The word order is not natural. You can find instances of "explained to me everything" but they all mostly follow by "... that ..." or something similar. See https://books.google.com/ngrams/graph?content=he+explained+to+me+everything%2C+he+explained+everything+to+me and https://books.google.com/ngrams/graph?content=explained+to+me+everything (click on case-insensitive).
In addition, the "to" is required and it is missing in your sentence. See http://www.englishteachermelanie.com/how-to-use-the-english-verb-explain/
I am native AmE. "He showed me everything - He told me everything -- He gave me everything " -- they're all fine. And "He explained everything" (with or without TO me) is also fine. But "He explained ME everything"... not so much, though I couldn't say exactly what's wrong, not being a grammarian.
That's not to say that it might not be used -- maybe especially, but not exclusively, by ESL speakers, because it follows the pattern of the examples I gave -- but it is not an accepted answer.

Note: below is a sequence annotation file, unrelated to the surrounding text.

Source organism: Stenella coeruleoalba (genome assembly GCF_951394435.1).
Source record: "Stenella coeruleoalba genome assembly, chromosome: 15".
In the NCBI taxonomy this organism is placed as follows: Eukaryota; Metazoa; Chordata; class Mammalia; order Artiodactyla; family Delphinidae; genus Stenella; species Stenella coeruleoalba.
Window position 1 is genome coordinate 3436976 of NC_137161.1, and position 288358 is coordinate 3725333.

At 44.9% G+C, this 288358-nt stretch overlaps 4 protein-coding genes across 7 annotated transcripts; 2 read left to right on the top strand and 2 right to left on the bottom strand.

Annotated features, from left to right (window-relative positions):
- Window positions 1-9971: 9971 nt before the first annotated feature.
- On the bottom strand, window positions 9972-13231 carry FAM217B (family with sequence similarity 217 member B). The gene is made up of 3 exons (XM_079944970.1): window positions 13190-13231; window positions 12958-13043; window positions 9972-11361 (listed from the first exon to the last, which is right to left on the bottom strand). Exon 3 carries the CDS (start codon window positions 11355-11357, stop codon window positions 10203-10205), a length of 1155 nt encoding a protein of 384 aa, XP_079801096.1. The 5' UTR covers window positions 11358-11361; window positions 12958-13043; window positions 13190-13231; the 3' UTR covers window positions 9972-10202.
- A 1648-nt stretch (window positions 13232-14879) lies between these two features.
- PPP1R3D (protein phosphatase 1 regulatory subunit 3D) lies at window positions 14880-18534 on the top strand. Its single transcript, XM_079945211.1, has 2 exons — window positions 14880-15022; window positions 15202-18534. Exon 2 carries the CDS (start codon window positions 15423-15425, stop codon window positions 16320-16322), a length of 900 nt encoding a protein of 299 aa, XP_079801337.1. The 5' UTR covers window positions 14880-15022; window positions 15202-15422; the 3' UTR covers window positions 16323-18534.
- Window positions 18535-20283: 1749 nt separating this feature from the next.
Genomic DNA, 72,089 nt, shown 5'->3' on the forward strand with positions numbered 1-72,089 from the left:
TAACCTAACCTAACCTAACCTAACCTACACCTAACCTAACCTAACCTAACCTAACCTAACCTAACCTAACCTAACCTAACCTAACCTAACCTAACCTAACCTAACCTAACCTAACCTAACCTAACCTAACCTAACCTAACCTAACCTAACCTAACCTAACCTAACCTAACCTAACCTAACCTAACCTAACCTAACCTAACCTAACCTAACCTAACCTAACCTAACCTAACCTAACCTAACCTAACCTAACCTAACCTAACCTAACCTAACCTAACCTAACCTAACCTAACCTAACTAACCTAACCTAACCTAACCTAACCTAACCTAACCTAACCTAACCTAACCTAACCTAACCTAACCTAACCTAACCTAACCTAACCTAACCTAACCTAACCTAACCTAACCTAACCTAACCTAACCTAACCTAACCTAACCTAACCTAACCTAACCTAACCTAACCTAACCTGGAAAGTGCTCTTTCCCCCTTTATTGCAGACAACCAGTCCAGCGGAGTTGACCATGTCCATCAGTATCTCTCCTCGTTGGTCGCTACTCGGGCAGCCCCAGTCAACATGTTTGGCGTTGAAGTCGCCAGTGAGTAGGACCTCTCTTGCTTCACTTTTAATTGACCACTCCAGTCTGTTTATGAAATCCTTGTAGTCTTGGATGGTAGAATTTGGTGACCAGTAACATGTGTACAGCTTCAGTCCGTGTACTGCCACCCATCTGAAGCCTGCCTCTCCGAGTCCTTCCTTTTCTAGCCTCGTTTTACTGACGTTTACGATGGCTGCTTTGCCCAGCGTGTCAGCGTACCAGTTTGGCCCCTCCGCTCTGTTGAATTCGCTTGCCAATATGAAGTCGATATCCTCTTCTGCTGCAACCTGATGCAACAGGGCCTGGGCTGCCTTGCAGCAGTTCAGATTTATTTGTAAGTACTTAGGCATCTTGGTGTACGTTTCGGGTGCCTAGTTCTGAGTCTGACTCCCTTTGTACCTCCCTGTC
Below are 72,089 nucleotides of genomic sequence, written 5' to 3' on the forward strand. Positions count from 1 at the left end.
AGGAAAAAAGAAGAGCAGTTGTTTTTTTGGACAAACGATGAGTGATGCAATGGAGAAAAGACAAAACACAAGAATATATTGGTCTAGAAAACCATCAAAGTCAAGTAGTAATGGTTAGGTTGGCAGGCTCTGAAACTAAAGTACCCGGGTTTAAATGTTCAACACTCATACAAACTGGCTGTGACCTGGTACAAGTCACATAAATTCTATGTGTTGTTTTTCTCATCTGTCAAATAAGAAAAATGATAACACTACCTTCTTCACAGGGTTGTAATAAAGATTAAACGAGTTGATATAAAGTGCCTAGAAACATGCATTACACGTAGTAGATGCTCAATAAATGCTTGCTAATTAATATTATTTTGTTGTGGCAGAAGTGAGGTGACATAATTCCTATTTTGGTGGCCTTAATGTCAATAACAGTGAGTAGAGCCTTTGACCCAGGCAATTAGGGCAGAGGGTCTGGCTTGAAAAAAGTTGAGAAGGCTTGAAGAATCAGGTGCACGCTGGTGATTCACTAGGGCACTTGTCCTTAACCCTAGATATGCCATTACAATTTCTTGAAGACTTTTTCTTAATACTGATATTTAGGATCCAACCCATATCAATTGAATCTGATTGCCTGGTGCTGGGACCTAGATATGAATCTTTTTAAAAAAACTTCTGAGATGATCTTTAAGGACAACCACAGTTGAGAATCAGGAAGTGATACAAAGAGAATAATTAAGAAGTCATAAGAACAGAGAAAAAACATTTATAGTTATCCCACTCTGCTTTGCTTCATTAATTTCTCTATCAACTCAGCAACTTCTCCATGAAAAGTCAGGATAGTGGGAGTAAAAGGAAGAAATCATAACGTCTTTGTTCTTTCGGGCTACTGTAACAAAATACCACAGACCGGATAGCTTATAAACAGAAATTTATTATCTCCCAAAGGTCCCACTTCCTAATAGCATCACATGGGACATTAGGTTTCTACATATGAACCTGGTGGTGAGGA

What is your view on "Write me", "He wrote me" etc.? To my ears, it sounds almost as bad as "Explain me", but I see/hear it a lot. I'd prefer "write to me". I haven't found a definite answer on the net, although people tend to say that "write me" is permissible in AmE, but wrong in BrE. On the other hand, "text me" seems completely fine to me.
FWIW, I don't have a problem with, say, "Write me/e-mail me/text me when you're ready to discuss it" or "He wrote me twice last week."
Oddly, I'd prefer "to me" in both examples that use "write," but wouldn't say the "to" has to be there. And using it with "e-mail/text" would be weird, unless there's an "it" of some kind in there.
But even then, I'd guess that "E-mail/Text it to me" and "E-mail /Text me it" are both in pretty wide use, though I'd prefer the former..
I did not find a "write" discussion on verb complementation in Quirk's "A Comprehensive Grammar of the English Language" (the book I mentioned a few times on Slack), but it did have the BrE-only "Give it me." Which grates my ears something horrible, so maybe we are learning which English variety has impacted which one of us?